Monday, March 1, 2010

6 3/4

From time to time, over the last two years of shooting, clients will say to me, "Well, he'll be 5 next year, so this will probably be the last time we photograph him for awhile." And, if I'm being perfectly honest, dear reader, I've never really understood that. Yes, I get that most 4 and 5 year olds go on to school. And I get that at school they get those fancy schmancy school pictures taken (hopefully you can read the sarcasm in that line). I get that in the first year of life a baby changes so very much. And I get that at 12, 18 and 24 months they are short and chubby and discovering things like grass, and pussy willows, and can still flash you that precious slobbery grin. They are adorable and innocent and some of my favorite subjects.
And I get that at 5 . . . 7 . . . 9 . . . our sweet babies might go through a bit of an awkward stage. And that it's harder to get those "spontaneous smiles" with our older children. But my goodness, I just don't get why we don't want to remember them at this age. When those long skinny legs, that once held 6 fabulous rolls per thigh, are longer than the rest of their body. When a shy smile tells us that the Tooth Fairy has recently visited and left behind a stack of sugar free gum and $5. When the 7 year old has a bit more say in what she wants to wear to the photo shoot and compromises by wearing her favorite glittery sneakers with Mom's choice of dress.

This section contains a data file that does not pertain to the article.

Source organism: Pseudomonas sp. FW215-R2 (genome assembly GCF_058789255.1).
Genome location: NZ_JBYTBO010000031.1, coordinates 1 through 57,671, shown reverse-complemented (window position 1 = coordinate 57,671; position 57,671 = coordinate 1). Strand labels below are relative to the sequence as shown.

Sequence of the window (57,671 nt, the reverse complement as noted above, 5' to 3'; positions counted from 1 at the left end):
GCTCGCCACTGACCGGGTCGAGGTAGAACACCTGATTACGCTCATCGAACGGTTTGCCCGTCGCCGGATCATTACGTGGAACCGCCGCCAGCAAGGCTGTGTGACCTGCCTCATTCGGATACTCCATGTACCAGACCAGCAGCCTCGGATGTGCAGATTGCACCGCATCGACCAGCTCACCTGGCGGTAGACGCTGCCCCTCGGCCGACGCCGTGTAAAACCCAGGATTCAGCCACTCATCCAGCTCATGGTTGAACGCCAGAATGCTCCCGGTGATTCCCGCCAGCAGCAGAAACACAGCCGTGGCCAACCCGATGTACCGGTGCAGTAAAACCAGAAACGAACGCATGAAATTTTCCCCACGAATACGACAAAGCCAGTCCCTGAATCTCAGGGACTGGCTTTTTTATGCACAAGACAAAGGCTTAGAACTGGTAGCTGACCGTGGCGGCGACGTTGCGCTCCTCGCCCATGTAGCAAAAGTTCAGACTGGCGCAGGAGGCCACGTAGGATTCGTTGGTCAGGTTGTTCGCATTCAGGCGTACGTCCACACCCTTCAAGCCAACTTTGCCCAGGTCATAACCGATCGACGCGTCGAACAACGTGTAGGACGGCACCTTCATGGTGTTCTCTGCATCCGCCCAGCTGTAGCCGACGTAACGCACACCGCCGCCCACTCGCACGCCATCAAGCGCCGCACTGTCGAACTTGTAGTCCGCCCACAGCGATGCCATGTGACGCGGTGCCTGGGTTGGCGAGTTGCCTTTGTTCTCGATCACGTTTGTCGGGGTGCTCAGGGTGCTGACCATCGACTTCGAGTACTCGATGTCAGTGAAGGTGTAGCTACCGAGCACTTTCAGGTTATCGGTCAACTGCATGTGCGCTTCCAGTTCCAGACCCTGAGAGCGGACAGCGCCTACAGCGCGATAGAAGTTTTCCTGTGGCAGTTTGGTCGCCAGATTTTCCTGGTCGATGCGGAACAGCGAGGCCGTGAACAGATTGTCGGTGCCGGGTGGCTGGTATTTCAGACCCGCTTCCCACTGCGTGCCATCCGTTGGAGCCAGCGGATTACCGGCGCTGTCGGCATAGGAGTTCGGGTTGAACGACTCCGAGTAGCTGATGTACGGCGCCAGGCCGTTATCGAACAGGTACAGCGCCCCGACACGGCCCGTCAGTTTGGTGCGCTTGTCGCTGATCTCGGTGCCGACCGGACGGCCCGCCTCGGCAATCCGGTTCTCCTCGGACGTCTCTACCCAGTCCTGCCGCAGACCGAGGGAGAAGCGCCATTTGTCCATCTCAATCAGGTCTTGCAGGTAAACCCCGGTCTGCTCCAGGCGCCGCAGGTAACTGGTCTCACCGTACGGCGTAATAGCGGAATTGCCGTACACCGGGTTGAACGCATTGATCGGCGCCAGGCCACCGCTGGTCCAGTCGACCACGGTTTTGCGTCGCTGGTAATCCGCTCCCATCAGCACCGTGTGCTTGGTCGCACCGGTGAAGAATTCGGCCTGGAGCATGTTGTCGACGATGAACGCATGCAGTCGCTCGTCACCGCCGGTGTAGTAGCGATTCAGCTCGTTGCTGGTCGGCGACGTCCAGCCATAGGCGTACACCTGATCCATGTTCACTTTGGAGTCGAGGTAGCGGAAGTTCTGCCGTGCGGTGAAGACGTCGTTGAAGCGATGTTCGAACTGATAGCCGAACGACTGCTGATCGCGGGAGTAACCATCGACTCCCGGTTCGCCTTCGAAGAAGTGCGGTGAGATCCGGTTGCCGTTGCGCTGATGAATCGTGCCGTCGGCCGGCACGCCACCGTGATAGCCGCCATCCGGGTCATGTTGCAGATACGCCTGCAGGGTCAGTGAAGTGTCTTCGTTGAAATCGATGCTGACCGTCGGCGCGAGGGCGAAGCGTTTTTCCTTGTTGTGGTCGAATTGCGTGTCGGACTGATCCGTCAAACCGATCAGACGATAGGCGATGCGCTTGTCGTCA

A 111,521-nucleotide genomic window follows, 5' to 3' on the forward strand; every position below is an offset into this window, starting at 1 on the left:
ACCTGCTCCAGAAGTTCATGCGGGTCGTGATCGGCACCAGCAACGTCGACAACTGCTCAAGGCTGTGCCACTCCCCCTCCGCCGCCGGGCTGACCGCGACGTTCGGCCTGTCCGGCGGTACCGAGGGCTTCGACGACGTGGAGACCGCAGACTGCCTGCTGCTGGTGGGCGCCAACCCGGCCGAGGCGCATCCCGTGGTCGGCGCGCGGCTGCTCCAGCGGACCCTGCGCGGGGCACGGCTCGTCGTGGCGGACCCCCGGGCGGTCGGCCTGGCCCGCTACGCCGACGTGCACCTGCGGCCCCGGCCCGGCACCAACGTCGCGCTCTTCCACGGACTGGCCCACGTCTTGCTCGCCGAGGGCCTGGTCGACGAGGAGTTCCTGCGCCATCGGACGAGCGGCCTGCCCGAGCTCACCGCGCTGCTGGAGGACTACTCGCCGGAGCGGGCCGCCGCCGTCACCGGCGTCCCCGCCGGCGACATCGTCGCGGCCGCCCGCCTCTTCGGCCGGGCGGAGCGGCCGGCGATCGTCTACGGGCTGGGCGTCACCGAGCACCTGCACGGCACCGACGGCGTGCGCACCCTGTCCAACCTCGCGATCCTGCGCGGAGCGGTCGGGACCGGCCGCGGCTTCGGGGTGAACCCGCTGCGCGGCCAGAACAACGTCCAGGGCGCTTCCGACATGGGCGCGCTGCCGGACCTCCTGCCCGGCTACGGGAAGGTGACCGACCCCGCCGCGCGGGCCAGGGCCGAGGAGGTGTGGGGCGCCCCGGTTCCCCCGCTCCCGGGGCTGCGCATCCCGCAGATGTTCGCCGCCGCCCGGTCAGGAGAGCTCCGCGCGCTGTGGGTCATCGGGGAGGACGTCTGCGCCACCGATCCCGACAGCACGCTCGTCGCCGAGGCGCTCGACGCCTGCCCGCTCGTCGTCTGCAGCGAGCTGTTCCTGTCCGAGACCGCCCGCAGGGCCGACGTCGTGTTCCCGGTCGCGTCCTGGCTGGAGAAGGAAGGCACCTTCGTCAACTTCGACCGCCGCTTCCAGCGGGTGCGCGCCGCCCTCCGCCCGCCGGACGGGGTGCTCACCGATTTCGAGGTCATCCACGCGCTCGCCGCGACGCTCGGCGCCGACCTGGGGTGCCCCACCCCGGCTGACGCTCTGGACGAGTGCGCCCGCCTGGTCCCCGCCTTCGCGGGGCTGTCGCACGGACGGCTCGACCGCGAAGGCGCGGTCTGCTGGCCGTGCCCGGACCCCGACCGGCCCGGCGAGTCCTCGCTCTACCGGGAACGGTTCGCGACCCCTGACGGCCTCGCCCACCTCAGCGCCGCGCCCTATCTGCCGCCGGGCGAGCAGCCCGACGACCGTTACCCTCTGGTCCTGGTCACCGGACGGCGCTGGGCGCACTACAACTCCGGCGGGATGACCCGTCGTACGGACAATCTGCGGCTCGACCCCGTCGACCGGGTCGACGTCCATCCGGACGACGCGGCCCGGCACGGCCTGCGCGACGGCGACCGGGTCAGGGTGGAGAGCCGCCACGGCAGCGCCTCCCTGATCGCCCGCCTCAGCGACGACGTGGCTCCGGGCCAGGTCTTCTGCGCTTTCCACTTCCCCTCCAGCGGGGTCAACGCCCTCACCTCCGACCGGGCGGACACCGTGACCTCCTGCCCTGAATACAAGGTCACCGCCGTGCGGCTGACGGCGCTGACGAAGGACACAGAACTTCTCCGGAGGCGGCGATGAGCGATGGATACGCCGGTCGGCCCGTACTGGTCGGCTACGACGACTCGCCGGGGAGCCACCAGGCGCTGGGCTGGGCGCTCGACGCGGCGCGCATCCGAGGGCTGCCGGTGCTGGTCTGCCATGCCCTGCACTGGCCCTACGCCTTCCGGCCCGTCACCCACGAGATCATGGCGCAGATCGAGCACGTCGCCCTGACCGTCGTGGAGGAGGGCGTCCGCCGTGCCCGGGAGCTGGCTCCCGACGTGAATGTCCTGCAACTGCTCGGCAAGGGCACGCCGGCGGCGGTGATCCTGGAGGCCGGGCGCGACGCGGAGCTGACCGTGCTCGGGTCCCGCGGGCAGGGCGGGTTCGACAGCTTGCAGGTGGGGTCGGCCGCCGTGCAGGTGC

I get that it's harder to photograph the "older younger" set. At this age, they can fake a smile. That horrific cheesey smile that WE created by telling them to smile when they were babies . . . So you have less spontaneous moments to capture and have to sometimes work really hard to create them. But when you do, the payoff is outstanding.
Mother Nature sabotaged my work schedule this past weekend, so I had both days off. And my only subject was a 6 "and 3/4" boy who was my very first muse . . . and continues to be. Yes, it's harder to catch those real smiles than it is those fancy schmancy class pic ones, but he'll still flash them. And at this moment in time, when he's literally teetering between snips & snails and skateboards & comic books . . . I want to remember him now. How his nose, that was once a button, is now beginning to look like his grandfather's. How the color of his eyes, once blue, then green are now a golden hazel. How, at six, it's important to him that you know he's 6 3/4. How those ridiculously skinny legs of his, that once helped him crawl down the hall and into my arms are now climbing him up the tallest of trees and enabling him to perform canon balls off the top bunk and into a sea of couch cushions.
Our babies are only babies for a short while. I get that. But our children grow up so much faster than we realize. And the seven year old who is helping Mom make his own lunch at the island today will be pushing a tray down the cafeteria line and worrying about SAT's tomorrow.
No matter the age of our children, as their ridiculously proud parents, it's our duty to preserve the moments that make up their childhood. For it passes much too quickly.
A very humble thank you for allowing me to preserve your little ones'.

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